How to Start Your Plants From Seed

Starting your own seeds from scratch can give you more options for your garden, and it's not as hard as you might think.

Photo: Shutterstock

Sure, you can go to your local greenhouse or farmers’ market and buy seedlings to plant in your container garden. But your choices are going to be limited to what those greenhouses and farmers think will sell the best. If you want to grow something that’s a bit out of the ordinary, your best bet is to buy the seeds and start them yourself. It’s not terribly complicated as long as you understand the process. There are four basic things you need.

Containers

Anything that will hold soil works. Use cell packs (these are usually sold in six-packs), yogurt containers, or plant pots made of compressed peat or other materials that break down in the soil. If you’re reusing plant pots from last year, you’ll need to clean and sterilize them in a solution of 1 part bleach to 9 parts water. This will prevent the recurrence of any diseases your garden may have had last year.

Soil

You don’t want to just go dig up some dirt or reuse the soil from last year’s container gardens. Seeds can be very delicate, and they need a sterile, light and fluffy seed-starting mix that holds just enough water to keep them hydrated. Your best bet is to use bagged seed-starting mix or buy compressed peat pellets. Fertilizer isn’t important in your seed-starting mix because seeds contain the nutrients the seedlings will need in order to grow.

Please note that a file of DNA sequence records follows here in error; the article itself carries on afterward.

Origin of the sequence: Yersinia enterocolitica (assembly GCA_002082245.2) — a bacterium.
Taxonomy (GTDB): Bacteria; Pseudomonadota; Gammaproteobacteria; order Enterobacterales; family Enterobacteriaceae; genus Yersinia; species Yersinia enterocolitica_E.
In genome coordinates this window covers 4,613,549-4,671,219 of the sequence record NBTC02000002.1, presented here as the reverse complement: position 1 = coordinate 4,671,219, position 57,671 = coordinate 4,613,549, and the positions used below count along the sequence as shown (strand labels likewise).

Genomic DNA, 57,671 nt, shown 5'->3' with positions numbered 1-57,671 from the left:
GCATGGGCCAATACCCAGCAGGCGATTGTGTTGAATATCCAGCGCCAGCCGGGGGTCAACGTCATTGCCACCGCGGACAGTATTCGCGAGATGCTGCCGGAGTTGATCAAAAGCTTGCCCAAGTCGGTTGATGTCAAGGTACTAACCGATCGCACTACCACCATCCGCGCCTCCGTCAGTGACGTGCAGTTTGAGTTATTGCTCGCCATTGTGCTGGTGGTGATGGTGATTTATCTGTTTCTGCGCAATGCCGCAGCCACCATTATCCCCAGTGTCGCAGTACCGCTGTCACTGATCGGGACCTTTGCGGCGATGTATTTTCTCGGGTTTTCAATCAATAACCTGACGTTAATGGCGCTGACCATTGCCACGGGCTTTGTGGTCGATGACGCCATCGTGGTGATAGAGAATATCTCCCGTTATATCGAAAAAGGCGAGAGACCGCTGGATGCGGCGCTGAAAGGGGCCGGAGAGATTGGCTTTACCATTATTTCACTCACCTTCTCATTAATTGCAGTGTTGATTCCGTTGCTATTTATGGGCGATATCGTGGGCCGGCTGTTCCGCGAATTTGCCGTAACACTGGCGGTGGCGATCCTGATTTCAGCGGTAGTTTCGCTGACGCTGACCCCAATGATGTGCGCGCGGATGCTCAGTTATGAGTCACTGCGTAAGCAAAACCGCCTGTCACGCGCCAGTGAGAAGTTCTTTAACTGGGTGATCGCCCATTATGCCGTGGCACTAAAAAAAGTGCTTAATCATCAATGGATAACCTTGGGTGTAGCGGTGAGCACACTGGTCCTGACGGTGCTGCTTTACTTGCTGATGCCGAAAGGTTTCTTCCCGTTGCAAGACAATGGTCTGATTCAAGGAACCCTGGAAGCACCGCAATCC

Light

Seedlings need a lot of light in order to be healthy and strong. If you’re not too far north, a south-facing window with lots of sun might be okay for some plants. But you’re probably going to need to use some kind of artificial light. For information on how to set up lights to grow your seedlings, visit the Burpee Seeds website.

Water

Your seeds will need enough water to germinate, but not so much that they drown or get moldy. The best way to determine if your seedlings are getting enough water is to water the seeds from the bottom, using a tray that will hold your seedling pots. If you water from the top, you risk having your seeds get moldy. If your seedlings are wilting, they’re not getting enough water. If they’re looking pale, they may be getting too much.

Warmth

Especially in the northern latitudes, you may need to keep your seedlings warm enough for them to grow. During germination, when the seeds initially start to grow, they’ll need some gentle warmth. Try setting the seedling containers on top of a refrigerator or a dryer, or by making a bench for them a few inches from a radiator. Once the seeds have sprouted, they can be moved to a slightly cooler—but not cold—area.

Have you started seeds before? How did it work out for you? What tips would you offer a gardener who wants to start their own seeds? Please share your thoughts in the comments.

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About Alex Holt

I am a local artist from Brooklyn, NY. I love art, design, books, photography, gardening and blogging.
This entry was posted in gardening, Home Gardens, Rooftop Gardens and tagged , , , , , . Bookmark the permalink.

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